It has been almost ten months since the last U.S. troops departed Iraq. Many Iraqis—including many in the Iraqi government—had hoped American forces would stay in one form or another, but as some Iraqi government advisors have made clear in informal chats with me, it was obvious that President Obama and Secretary of State Clinton would not take “yes” for an answer when they asked if an agreement was possible.
So how goes life in Iraq? It has been a couple years since I have been to either southern Iraq or northern Iraq but, by all accounts, both are booming, in the figurative rather than literal way. Basra’s new governor has been, according to many Iraqis with whom I have spoken, a breath of fresh air. Investment continues in Basra, Najaf, and their environs. Oil wealth is sparking real estate investment, the hotel and tourist sector, and leading Iraqis to invest in automobile dealerships, among other businesses.
Iraqi Kurdistan is also doing well, although haphazard planning and corruption has led to the region having the hotels, restaurants, and clubs of Europe, with hospitals and schools reminiscent of sub-Saharan Africa.
For the past several years, however, Baghdad has been a pretty depressing place. After decades of war, it has long had a tired feel. While construction cranes dot the north and south of Iraq, there has not been equivalent development inside the capital city, much to the frustration of city residents.
Still, there is now more reason to be optimistic than in the past. The juxtaposition between the international zone, where American diplomats and many Iraqi politicians hole themselves up, and the rest of Baghdad is striking. While the International Zone is dead, the rest of Baghdad is alive. During both day and night, Iraqis are out and about. As several Iraqis have pointed out, so long as you are not a target (i.e., a politician or someone working for a politician or a foreigner), then life is now normal.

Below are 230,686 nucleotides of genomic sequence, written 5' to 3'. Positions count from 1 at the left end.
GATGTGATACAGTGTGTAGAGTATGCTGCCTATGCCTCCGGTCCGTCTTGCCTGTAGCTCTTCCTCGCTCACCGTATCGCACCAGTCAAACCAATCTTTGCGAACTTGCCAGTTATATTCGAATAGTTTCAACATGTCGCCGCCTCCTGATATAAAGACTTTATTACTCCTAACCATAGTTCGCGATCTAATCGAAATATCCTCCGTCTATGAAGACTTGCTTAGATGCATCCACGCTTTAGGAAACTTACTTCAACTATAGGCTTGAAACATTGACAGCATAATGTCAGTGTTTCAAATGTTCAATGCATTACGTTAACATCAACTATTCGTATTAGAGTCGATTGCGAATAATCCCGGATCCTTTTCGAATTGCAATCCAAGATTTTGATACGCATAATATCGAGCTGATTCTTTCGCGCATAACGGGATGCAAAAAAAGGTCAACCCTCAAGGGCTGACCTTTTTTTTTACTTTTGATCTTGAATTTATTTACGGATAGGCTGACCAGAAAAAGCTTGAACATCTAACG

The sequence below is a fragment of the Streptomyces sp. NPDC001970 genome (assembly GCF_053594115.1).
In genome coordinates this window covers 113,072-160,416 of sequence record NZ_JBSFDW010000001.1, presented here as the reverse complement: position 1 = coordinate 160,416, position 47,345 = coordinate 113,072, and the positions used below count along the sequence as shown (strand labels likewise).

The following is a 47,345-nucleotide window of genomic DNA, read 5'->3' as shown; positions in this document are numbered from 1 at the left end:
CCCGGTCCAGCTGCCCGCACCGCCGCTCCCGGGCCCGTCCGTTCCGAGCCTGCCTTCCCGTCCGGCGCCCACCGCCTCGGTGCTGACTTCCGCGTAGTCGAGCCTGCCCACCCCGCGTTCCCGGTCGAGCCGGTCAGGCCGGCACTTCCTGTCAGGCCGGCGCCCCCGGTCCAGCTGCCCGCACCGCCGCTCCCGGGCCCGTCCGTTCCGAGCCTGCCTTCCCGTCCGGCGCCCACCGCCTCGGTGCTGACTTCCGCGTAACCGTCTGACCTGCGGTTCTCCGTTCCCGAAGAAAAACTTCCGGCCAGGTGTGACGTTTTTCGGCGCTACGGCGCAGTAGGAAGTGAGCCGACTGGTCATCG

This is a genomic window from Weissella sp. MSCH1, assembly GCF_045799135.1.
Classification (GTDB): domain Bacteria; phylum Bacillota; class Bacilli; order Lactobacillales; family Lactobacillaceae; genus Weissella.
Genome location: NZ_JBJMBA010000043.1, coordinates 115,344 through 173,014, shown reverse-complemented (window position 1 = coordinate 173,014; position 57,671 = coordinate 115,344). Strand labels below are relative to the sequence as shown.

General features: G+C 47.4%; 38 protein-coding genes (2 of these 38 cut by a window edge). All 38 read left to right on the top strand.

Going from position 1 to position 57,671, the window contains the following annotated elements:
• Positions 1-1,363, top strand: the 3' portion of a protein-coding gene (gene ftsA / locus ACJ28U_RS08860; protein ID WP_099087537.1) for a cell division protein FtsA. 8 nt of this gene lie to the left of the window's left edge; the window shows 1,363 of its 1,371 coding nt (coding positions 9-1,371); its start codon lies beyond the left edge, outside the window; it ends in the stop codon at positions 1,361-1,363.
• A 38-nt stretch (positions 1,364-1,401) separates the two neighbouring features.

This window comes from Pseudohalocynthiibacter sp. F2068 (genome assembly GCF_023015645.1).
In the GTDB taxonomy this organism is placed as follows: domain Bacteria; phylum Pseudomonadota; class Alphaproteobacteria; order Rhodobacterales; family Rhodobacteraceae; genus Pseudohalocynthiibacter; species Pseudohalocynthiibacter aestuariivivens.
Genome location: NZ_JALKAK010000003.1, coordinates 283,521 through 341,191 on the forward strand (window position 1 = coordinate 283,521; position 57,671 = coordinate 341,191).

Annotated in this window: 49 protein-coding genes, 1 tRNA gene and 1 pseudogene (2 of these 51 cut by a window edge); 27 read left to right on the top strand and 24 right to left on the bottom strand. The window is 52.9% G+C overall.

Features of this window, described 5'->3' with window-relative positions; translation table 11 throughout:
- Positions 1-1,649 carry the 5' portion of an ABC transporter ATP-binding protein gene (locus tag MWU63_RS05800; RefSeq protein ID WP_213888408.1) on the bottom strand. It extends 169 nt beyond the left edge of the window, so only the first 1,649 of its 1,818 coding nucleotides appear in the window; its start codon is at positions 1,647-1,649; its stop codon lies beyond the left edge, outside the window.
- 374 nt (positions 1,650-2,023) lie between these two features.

Baghdad is not a pretty town, but the streets are crowded and the restaurants are thriving. At the restaurants, those eating include both men and women. Most women are covered, but not everyone is. I visited one new place—built just recently—with multilevel outdoor dining along the banks of the Tigris River. Wild ducks swam around the lowest platform which jutted out into the river, hoping for scraps from the patrons. Some little girls obliged them. October is the perfect time in Baghdad. The days can still be uncomfortably warm—though no worse than Phoenix, Arizona—but the nights are downright pleasant. Every ice cream café I passed was packed full, with couples and teenagers milling around waiting for tables. It is a scene, alas, that American diplomats will not experience: They seldom emerge from behind the embassy’s walls.
The local government is also starting to take baby steps toward beautifying the city. There is a concerted effort to plant trees, curbs are painted, and fountains were working. So, too, were traffic lights, although no one paid any attention to them. There were no new bridges and roads were still in poor condition.
Larger developments—at least in the central neighborhoods where I was going—are still lacking. Sure, there were some nice new homes that looked like they had been transplanted from Kuwait (and designed by the same tasteless architects) and new car dealerships, but the one distinguishing feature of the Baghdad skyline—if you can call this city of overwhelmingly squat structures a skyline—is that working construction cranes are noticeably absent. The Iraqi budget may be huge, but most of the money goes toward the salaries of the inflated state bureaucracy, not to actual development. That may be fine so long as the price of oil is high, but if it ever drops precipitously, there will be trouble.
The State Department and USAID have never been as serious about lessons-learned as the Pentagon is, but the Iraq situation may be a good place to start. It is worth asking—and discussing in far more than passing—what USAID and American development income achieved in Baghdad. Almost a year after the American military presence officially ended, and more than eight years since Iraqi sovereignty was fully restored, there is precious little ordinary Iraqis can point to in terms of physical infrastructure and say, “The Americans did that.”